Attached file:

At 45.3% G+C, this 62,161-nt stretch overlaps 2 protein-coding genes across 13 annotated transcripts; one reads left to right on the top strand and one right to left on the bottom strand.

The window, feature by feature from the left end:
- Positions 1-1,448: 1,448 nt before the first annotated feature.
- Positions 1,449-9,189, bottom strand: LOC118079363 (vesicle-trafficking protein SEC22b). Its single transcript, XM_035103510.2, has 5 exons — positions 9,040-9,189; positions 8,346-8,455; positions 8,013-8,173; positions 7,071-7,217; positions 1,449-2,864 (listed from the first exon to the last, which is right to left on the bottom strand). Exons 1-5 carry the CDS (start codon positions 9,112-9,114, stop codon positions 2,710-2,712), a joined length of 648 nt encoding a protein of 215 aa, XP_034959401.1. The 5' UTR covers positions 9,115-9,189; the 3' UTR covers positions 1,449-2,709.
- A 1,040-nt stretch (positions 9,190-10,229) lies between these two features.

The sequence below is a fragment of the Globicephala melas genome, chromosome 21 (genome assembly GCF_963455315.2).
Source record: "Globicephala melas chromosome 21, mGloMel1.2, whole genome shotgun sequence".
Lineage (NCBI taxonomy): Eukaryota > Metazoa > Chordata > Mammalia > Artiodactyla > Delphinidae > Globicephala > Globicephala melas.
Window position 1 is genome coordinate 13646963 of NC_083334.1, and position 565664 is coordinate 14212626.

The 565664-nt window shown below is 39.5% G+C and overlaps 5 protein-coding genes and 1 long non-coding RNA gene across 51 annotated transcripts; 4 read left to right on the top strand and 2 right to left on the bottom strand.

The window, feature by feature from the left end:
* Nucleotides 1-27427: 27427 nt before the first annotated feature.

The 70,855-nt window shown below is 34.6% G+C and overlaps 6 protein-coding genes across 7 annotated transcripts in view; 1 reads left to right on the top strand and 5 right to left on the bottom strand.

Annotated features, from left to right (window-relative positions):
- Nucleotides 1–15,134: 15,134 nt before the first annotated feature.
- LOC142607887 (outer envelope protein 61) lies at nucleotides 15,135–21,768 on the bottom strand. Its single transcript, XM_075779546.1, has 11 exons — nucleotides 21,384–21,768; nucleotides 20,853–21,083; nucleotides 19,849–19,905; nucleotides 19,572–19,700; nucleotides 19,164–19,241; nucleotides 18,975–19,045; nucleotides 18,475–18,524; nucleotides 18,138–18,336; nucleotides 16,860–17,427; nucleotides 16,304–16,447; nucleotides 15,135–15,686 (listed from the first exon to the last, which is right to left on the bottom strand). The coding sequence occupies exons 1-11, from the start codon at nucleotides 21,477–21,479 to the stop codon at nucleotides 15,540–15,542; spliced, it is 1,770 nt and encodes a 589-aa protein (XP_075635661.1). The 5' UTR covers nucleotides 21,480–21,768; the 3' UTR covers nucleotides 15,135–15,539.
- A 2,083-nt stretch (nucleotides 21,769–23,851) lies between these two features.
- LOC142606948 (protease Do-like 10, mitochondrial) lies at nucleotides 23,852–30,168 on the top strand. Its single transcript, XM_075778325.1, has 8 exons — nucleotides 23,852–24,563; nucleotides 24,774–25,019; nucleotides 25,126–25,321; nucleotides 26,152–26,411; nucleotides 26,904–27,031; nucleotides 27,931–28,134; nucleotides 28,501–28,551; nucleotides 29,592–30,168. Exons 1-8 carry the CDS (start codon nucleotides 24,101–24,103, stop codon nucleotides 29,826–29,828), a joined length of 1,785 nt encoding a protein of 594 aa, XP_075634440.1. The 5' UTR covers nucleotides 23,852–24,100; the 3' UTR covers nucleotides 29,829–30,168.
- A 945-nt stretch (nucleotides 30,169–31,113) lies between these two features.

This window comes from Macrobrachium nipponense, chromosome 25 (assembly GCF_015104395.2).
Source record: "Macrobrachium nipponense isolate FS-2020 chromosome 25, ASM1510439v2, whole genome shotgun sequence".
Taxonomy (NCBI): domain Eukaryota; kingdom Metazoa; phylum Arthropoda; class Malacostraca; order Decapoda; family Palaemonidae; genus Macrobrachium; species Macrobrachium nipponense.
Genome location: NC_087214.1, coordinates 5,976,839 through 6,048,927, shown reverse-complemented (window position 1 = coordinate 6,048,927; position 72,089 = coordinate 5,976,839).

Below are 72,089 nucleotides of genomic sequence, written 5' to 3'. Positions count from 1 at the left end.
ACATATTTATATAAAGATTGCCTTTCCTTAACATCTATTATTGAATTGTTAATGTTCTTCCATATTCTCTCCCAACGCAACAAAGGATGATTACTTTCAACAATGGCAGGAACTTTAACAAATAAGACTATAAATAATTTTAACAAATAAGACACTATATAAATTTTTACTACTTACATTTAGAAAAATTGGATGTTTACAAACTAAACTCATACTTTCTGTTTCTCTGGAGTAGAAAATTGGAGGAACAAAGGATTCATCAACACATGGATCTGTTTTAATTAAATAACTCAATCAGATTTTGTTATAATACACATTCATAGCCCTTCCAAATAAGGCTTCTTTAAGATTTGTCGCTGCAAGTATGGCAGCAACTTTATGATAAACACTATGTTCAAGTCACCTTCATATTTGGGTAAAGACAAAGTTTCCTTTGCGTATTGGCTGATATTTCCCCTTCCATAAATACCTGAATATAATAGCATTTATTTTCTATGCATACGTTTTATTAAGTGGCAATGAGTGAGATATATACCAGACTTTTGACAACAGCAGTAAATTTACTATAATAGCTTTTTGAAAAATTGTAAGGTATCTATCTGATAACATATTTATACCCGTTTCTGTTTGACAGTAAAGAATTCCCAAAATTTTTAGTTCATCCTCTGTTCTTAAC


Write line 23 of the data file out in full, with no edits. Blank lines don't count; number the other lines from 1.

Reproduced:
Genome location: NC_087214.1, coordinates 5,976,839 through 6,048,927, shown reverse-complemented (window position 1 = coordinate 6,048,927; position 72,089 = coordinate 5,976,839).